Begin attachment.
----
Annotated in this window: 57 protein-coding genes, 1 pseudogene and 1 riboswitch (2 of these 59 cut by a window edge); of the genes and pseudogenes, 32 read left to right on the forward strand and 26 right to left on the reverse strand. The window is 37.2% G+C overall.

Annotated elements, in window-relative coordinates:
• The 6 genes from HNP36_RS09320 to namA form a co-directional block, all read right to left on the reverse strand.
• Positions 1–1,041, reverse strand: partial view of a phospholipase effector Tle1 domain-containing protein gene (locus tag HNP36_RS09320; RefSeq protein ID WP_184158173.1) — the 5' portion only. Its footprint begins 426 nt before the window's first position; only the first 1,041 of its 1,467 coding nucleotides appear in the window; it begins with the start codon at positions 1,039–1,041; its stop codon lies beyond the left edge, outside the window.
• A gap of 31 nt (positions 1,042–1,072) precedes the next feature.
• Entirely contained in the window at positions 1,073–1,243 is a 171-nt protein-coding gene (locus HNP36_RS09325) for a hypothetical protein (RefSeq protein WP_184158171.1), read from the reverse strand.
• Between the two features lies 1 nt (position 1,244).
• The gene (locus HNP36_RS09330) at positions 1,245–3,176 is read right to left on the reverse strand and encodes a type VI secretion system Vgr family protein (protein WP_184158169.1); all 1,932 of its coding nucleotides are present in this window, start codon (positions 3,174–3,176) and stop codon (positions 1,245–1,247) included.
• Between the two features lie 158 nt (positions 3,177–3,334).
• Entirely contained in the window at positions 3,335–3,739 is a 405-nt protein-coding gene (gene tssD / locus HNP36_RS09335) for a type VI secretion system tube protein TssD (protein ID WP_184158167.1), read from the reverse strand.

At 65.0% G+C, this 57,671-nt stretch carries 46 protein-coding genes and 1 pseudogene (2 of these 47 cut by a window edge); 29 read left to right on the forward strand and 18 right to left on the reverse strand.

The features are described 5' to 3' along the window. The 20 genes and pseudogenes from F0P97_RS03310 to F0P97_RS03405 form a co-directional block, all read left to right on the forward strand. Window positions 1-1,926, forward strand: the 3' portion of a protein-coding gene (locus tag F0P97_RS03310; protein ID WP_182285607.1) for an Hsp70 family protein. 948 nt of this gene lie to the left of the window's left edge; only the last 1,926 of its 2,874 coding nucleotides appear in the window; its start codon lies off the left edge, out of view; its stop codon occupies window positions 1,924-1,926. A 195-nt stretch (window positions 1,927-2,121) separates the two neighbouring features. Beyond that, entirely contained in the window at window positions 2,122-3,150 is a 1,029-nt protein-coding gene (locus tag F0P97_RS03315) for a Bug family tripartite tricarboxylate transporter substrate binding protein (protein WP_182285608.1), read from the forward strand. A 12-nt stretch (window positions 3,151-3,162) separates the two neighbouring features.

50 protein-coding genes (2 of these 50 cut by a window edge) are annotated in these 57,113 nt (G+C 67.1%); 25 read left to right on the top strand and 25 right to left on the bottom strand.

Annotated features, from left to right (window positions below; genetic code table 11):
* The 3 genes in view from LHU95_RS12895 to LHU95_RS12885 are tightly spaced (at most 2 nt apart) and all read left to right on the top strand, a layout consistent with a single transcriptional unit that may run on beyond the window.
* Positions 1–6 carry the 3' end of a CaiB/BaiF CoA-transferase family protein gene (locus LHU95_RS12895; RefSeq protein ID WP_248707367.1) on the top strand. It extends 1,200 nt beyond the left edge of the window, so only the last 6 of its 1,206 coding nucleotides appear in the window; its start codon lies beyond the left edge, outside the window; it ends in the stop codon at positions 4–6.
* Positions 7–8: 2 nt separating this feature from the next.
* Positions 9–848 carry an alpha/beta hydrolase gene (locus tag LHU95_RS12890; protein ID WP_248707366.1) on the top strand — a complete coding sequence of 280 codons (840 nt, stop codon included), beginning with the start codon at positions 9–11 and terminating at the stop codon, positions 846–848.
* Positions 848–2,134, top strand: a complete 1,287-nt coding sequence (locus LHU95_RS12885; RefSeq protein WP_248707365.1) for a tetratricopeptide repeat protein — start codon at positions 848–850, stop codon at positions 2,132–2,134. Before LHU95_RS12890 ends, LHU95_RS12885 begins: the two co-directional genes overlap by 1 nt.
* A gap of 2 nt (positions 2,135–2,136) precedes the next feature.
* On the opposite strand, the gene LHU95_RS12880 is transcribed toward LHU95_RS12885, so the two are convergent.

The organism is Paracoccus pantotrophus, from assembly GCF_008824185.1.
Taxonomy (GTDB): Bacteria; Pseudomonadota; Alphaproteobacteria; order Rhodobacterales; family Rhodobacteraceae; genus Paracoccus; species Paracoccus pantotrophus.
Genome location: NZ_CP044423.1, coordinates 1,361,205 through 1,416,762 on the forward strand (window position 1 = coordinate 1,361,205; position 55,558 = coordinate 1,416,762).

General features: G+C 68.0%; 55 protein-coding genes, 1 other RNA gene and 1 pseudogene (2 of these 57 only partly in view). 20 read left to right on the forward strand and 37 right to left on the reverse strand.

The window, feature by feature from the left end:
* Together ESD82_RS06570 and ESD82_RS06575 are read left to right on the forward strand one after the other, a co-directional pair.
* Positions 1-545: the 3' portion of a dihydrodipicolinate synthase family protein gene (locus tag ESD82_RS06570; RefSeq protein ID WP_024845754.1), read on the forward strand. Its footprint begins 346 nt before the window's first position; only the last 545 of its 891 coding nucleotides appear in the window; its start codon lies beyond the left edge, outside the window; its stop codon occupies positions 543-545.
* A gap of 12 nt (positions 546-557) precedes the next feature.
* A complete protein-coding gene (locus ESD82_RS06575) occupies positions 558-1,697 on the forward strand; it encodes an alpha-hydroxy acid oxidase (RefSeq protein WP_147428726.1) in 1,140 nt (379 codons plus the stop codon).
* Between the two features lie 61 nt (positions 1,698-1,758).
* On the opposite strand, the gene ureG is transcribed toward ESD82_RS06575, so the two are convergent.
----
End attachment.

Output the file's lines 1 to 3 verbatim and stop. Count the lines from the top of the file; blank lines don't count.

Annotated in this window: 57 protein-coding genes, 1 pseudogene and 1 riboswitch (2 of these 59 cut by a window edge); of the genes and pseudogenes, 32 read left to right on the forward strand and 26 right to left on the reverse strand. The window is 37.2% G+C overall.

Annotated elements, in window-relative coordinates:
• The 6 genes from HNP36_RS09320 to namA form a co-directional block, all read right to left on the reverse strand.